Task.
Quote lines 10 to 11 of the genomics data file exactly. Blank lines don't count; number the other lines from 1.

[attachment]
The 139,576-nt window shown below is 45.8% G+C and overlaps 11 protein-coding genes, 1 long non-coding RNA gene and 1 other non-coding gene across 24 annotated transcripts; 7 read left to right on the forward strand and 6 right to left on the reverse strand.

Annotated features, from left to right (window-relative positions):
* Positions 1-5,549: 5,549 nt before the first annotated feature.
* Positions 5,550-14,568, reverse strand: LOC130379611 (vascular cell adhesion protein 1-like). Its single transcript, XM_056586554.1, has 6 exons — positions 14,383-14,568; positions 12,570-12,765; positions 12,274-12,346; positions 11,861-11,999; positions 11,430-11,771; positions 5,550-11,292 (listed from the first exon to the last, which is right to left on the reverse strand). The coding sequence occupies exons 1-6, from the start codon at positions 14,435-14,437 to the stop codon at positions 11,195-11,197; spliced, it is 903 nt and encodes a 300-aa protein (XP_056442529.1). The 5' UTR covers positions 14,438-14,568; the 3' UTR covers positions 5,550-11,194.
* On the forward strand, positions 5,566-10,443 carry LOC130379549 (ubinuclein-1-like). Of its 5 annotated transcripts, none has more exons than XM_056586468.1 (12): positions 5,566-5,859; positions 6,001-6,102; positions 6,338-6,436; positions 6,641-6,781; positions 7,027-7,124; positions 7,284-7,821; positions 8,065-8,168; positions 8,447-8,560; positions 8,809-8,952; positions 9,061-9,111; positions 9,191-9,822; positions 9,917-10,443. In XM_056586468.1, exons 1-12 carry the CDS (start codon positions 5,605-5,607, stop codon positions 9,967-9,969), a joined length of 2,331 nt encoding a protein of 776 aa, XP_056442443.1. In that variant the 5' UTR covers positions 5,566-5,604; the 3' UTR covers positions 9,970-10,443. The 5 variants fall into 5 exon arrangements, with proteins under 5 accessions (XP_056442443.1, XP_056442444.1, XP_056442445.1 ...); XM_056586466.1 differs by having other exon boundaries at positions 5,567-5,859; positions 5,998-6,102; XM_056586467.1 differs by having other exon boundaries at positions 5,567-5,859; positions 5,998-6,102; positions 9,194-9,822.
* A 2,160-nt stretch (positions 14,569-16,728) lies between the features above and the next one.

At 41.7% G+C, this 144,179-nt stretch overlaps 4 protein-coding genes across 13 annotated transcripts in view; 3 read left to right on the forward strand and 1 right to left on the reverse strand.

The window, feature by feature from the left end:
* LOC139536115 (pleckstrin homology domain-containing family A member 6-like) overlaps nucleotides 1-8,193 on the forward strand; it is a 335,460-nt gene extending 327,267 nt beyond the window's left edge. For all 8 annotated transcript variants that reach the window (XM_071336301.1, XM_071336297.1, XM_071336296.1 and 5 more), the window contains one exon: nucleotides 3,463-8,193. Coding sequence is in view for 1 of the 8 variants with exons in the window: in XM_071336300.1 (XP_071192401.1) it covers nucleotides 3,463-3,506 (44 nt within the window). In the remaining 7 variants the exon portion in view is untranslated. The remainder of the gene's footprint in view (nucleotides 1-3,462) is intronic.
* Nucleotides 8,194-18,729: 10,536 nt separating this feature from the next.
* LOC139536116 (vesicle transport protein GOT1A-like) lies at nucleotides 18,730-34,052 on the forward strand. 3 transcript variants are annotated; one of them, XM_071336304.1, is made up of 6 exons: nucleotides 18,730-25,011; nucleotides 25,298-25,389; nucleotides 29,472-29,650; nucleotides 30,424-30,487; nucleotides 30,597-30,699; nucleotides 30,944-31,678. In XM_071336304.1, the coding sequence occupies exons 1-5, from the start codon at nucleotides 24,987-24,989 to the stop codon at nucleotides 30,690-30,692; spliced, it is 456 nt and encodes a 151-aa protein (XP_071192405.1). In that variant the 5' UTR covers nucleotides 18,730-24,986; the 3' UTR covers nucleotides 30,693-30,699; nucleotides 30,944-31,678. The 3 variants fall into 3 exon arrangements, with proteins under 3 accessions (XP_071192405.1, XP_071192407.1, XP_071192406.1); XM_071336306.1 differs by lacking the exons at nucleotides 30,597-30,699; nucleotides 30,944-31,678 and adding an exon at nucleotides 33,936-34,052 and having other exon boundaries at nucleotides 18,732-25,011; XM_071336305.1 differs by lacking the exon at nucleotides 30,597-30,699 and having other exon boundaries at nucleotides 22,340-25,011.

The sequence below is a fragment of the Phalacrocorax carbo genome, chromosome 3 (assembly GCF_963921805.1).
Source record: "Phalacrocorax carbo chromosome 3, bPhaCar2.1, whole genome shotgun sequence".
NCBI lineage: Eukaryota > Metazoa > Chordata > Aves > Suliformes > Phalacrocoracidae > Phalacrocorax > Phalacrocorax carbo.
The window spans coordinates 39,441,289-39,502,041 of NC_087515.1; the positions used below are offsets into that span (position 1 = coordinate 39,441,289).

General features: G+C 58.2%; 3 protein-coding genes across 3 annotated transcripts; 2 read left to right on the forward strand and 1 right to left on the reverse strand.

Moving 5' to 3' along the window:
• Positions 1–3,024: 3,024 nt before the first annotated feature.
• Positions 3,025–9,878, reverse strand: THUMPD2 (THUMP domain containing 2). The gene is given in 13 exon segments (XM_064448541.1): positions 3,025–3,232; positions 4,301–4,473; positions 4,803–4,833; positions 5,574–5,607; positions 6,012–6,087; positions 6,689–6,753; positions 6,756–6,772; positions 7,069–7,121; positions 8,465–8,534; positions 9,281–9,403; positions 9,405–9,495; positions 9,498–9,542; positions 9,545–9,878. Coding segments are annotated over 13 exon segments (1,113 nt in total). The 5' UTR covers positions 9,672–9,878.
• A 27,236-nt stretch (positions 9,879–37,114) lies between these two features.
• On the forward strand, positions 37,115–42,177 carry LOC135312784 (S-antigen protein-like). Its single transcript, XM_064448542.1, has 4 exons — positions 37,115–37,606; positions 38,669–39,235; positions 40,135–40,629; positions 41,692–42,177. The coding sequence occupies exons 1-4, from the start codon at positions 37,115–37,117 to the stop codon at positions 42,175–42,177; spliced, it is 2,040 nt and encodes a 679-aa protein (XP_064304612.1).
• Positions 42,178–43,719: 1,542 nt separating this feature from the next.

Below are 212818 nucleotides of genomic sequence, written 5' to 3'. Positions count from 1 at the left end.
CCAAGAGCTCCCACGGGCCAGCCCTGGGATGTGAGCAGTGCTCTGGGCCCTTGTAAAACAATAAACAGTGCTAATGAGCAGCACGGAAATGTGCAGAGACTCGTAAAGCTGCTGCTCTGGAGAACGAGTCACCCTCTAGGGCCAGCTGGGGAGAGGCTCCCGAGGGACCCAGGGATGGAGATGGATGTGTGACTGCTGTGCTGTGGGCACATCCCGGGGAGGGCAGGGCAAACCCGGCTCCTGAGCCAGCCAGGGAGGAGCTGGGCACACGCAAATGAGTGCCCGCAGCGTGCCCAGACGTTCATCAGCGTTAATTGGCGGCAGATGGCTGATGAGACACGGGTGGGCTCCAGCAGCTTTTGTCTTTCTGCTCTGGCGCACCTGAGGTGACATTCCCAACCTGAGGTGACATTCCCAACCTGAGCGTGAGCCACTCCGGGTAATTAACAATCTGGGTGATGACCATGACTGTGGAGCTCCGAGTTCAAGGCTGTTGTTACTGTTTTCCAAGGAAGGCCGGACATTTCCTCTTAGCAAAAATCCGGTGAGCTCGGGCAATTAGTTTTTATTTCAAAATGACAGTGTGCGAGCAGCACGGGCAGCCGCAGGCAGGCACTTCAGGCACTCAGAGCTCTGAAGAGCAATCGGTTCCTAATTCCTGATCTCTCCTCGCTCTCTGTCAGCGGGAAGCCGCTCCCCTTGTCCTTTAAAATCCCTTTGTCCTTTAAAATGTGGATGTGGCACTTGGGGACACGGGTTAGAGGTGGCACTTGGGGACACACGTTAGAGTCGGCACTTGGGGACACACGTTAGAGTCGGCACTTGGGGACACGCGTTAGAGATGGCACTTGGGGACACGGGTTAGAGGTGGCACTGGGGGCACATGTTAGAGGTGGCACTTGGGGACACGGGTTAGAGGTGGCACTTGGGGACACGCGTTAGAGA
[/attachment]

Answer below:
* Nucleotides 8,194-18,729: 10,536 nt separating this feature from the next.
* LOC139536116 (vesicle transport protein GOT1A-like) lies at nucleotides 18,730-34,052 on the forward strand. 3 transcript variants are annotated; one of them, XM_071336304.1, is made up of 6 exons: nucleotides 18,730-25,011; nucleotides 25,298-25,389; nucleotides 29,472-29,650; nucleotides 30,424-30,487; nucleotides 30,597-30,699; nucleotides 30,944-31,678. In XM_071336304.1, the coding sequence occupies exons 1-5, from the start codon at nucleotides 24,987-24,989 to the stop codon at nucleotides 30,690-30,692; spliced, it is 456 nt and encodes a 151-aa protein (XP_071192405.1). In that variant the 5' UTR covers nucleotides 18,730-24,986; the 3' UTR covers nucleotides 30,693-30,699; nucleotides 30,944-31,678. The 3 variants fall into 3 exon arrangements, with proteins under 3 accessions (XP_071192405.1, XP_071192407.1, XP_071192406.1); XM_071336306.1 differs by lacking the exons at nucleotides 30,597-30,699; nucleotides 30,944-31,678 and adding an exon at nucleotides 33,936-34,052 and having other exon boundaries at nucleotides 18,732-25,011; XM_071336305.1 differs by lacking the exon at nucleotides 30,597-30,699 and having other exon boundaries at nucleotides 22,340-25,011.